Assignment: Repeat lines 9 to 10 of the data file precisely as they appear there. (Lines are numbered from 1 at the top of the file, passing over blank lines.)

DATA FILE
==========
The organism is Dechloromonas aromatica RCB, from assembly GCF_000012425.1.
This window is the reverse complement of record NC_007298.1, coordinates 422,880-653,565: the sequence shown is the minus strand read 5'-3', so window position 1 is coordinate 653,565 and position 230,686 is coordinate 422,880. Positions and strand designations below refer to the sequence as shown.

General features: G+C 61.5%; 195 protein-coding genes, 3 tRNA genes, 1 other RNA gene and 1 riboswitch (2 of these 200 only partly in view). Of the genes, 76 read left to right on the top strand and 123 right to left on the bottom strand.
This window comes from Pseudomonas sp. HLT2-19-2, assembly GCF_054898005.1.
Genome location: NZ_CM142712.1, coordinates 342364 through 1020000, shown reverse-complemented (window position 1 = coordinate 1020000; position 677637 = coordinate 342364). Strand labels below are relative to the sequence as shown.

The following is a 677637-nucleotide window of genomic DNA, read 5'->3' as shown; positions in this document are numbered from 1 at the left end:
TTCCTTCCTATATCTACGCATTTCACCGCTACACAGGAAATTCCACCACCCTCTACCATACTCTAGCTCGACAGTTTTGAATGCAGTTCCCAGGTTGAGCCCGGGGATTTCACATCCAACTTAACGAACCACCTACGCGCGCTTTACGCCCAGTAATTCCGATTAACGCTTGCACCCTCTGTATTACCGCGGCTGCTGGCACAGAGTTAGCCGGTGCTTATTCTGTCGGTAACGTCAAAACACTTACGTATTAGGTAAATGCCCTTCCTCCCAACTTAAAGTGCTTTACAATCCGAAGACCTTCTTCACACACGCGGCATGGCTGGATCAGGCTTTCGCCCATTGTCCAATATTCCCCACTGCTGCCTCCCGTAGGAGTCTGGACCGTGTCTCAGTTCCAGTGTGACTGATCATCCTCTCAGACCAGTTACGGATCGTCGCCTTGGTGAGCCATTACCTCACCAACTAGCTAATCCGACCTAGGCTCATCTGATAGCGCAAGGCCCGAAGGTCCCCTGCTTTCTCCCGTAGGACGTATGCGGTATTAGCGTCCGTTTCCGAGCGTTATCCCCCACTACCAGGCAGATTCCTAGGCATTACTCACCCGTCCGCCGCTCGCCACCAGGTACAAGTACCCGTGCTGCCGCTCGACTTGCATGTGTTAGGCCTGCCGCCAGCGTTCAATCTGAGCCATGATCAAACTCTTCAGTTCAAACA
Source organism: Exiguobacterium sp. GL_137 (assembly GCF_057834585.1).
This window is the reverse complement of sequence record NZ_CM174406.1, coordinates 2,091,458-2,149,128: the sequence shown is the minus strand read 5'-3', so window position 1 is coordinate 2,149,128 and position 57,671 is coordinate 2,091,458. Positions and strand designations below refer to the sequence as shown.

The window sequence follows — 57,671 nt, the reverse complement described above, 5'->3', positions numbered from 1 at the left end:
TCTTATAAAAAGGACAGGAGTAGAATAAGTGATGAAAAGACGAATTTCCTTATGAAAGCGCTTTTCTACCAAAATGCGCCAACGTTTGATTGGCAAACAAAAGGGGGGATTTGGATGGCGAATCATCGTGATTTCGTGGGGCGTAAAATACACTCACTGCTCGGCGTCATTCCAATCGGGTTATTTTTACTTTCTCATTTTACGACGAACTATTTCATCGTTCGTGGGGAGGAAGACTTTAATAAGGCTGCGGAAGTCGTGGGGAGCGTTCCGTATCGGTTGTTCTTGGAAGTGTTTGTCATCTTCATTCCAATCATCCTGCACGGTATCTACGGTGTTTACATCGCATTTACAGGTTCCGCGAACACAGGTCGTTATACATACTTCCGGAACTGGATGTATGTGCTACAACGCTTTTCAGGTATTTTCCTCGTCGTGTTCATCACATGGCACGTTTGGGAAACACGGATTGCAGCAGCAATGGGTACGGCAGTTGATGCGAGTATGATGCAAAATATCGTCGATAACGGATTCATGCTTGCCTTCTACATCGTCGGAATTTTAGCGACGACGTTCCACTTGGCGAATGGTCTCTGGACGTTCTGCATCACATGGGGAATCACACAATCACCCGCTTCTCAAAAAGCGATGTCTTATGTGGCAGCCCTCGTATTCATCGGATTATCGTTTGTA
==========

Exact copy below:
This window is the reverse complement of sequence record NZ_CM174406.1, coordinates 2,091,458-2,149,128: the sequence shown is the minus strand read 5'-3', so window position 1 is coordinate 2,149,128 and position 57,671 is coordinate 2,091,458. Positions and strand designations below refer to the sequence as shown.

The window sequence follows — 57,671 nt, the reverse complement described above, 5'->3', positions numbered from 1 at the left end: